Golf's offseason is not unlike baseball's, where players whose contracts
expire weigh their options and, in some instances, sign new deals elsewhere.
And although the last few weeks have provided "free agents" an opportunity
to practice with their new equipment, sometimes it takes awhile to hit a
"Until you play with equipment in a tournament, you're never 100 percent
certain how it's going to react," said Ron Graham, PGA Tour rep for Wilson.
"We signed D.J. Trahan, and he told me, 'I'm going to be the easiest guy you
ever dealt with.' But I'm sure we'll have to change a grind or move some
weight around as he gets used to the Pi5 irons."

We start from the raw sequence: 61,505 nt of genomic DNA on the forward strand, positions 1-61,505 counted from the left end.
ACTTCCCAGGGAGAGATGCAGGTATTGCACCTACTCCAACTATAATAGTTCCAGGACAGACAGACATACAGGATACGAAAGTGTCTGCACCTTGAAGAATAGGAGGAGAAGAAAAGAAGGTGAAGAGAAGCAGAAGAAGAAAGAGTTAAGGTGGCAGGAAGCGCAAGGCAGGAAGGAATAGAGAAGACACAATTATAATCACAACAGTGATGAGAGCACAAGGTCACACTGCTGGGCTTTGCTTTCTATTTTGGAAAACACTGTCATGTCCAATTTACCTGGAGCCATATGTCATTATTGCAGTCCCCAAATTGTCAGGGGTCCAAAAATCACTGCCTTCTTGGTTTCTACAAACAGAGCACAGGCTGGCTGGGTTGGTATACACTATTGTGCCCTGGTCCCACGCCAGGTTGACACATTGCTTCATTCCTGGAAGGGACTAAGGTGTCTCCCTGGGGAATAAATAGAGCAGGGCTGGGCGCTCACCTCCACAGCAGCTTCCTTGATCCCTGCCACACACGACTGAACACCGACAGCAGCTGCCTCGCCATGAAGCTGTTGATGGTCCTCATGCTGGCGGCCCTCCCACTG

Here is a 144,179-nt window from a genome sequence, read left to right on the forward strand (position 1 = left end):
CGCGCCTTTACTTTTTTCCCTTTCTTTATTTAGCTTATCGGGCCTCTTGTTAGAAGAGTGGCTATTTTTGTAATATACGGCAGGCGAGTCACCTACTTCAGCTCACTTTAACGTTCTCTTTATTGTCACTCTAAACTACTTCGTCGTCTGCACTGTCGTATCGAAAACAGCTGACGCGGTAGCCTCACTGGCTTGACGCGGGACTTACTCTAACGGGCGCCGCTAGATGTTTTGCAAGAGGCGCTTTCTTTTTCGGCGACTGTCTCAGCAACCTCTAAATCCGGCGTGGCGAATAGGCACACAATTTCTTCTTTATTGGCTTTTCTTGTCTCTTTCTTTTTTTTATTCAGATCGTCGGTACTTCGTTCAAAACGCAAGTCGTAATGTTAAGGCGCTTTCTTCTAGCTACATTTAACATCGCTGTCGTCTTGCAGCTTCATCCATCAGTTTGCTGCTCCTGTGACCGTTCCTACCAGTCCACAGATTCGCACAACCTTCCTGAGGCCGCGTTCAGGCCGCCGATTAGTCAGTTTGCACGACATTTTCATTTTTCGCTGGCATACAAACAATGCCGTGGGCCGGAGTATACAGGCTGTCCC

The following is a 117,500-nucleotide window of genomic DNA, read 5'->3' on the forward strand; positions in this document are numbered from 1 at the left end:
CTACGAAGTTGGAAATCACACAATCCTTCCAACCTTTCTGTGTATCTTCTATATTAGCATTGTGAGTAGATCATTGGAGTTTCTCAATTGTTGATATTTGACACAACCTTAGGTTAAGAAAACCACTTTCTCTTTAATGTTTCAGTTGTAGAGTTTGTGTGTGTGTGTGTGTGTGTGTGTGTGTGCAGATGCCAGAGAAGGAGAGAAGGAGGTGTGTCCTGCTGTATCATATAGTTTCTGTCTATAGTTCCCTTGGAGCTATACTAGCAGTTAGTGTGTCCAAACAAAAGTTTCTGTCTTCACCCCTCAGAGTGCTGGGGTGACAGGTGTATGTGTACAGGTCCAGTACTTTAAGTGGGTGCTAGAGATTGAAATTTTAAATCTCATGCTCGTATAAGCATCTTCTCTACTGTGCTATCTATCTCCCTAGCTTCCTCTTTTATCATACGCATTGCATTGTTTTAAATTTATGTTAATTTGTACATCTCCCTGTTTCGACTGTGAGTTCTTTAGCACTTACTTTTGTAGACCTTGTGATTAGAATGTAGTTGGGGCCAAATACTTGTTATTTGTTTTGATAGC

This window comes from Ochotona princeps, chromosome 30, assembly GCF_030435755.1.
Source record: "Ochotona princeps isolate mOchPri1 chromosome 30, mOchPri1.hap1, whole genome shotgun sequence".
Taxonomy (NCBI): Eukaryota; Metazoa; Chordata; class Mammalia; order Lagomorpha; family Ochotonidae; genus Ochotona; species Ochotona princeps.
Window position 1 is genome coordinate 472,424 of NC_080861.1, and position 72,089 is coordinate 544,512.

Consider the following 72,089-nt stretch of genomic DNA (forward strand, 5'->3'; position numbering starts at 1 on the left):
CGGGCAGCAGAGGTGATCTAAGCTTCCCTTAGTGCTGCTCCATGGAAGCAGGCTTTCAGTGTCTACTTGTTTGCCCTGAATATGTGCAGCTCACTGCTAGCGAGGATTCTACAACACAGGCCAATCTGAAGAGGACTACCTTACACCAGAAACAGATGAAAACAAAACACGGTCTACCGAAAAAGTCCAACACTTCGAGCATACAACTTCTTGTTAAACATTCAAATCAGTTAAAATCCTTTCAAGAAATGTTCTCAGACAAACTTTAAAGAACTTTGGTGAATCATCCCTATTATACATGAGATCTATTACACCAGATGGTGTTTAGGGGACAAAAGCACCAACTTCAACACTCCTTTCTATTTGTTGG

David Toms, the highest-ranked player to make a change, went from Cleveland
to TaylorMade but did not expect a heavy breaking-in period despite not
using his new clubs prior to arriving in Hawaii.
"My specs are the same, and it's still high-quality equipment," said Toms,
who is using 13 TaylorMade clubs, with the lone holdovers a Cleveland QuadPro
5-wood and the Titleist Pro V1 ball.
Although Toms was the most accomplished player to make a change, other
notables moved, too. Lucas Glover switched to Nike Golf, where he will play
a full line of the company's equipment. Bridgestone nabbed Nationwide Tour
grad Kevin Stadler, and Srixon added Henrik Stenson, a move made due to
Stenson's global appeal as well as his appearances on the PGA Tour.
One player -- Carl Pettersson -- considered changing manufacturers but did
not. Word is the up-and-coming Swede had a deal in place with another
company, but stayed with Nike. As in baseball: Sometimes a "team" is better
off keeping the players it has.
E. Michael Johnson is the equipment editor for Golf World magazine.